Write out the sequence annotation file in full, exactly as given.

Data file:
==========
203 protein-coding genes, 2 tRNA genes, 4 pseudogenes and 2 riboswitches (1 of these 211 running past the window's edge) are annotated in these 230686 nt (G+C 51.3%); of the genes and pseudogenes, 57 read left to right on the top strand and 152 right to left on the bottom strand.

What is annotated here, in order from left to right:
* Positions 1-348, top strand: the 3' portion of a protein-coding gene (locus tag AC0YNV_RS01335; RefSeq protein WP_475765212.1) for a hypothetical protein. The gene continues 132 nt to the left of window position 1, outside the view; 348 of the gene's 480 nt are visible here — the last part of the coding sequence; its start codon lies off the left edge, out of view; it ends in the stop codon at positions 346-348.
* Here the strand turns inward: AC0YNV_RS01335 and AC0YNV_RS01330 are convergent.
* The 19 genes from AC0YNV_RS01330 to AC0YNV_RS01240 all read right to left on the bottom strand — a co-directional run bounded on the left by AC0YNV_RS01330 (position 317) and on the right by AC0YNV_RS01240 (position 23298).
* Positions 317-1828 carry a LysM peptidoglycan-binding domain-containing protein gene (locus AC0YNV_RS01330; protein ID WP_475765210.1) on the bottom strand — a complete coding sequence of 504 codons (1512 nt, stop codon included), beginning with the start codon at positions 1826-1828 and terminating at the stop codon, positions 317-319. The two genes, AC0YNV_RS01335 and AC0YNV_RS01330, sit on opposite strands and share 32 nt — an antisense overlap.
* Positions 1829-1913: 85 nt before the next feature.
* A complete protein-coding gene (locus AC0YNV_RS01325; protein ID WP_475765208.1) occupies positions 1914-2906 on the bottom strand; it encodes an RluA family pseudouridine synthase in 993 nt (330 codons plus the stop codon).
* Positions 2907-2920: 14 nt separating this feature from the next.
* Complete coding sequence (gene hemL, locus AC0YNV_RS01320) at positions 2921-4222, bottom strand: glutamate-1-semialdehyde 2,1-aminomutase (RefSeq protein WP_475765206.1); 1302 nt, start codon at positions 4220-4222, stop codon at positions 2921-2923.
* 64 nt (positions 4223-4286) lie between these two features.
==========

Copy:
203 protein-coding genes, 2 tRNA genes, 4 pseudogenes and 2 riboswitches (1 of these 211 running past the window's edge) are annotated in these 230686 nt (G+C 51.3%); of the genes and pseudogenes, 57 read left to right on the top strand and 152 right to left on the bottom strand.

What is annotated here, in order from left to right:
* Positions 1-348, top strand: the 3' portion of a protein-coding gene (locus tag AC0YNV_RS01335; RefSeq protein WP_475765212.1) for a hypothetical protein. The gene continues 132 nt to the left of window position 1, outside the view; 348 of the gene's 480 nt are visible here — the last part of the coding sequence; its start codon lies off the left edge, out of view; it ends in the stop codon at positions 346-348.
* Here the strand turns inward: AC0YNV_RS01335 and AC0YNV_RS01330 are convergent.
* The 19 genes from AC0YNV_RS01330 to AC0YNV_RS01240 all read right to left on the bottom strand — a co-directional run bounded on the left by AC0YNV_RS01330 (position 317) and on the right by AC0YNV_RS01240 (position 23298).
* Positions 317-1828 carry a LysM peptidoglycan-binding domain-containing protein gene (locus AC0YNV_RS01330; protein ID WP_475765210.1) on the bottom strand — a complete coding sequence of 504 codons (1512 nt, stop codon included), beginning with the start codon at positions 1826-1828 and terminating at the stop codon, positions 317-319. The two genes, AC0YNV_RS01335 and AC0YNV_RS01330, sit on opposite strands and share 32 nt — an antisense overlap.
* Positions 1829-1913: 85 nt before the next feature.
* A complete protein-coding gene (locus AC0YNV_RS01325; protein ID WP_475765208.1) occupies positions 1914-2906 on the bottom strand; it encodes an RluA family pseudouridine synthase in 993 nt (330 codons plus the stop codon).
* Positions 2907-2920: 14 nt separating this feature from the next.
* Complete coding sequence (gene hemL, locus AC0YNV_RS01320) at positions 2921-4222, bottom strand: glutamate-1-semialdehyde 2,1-aminomutase (RefSeq protein WP_475765206.1); 1302 nt, start codon at positions 4220-4222, stop codon at positions 2921-2923.
* 64 nt (positions 4223-4286) lie between these two features.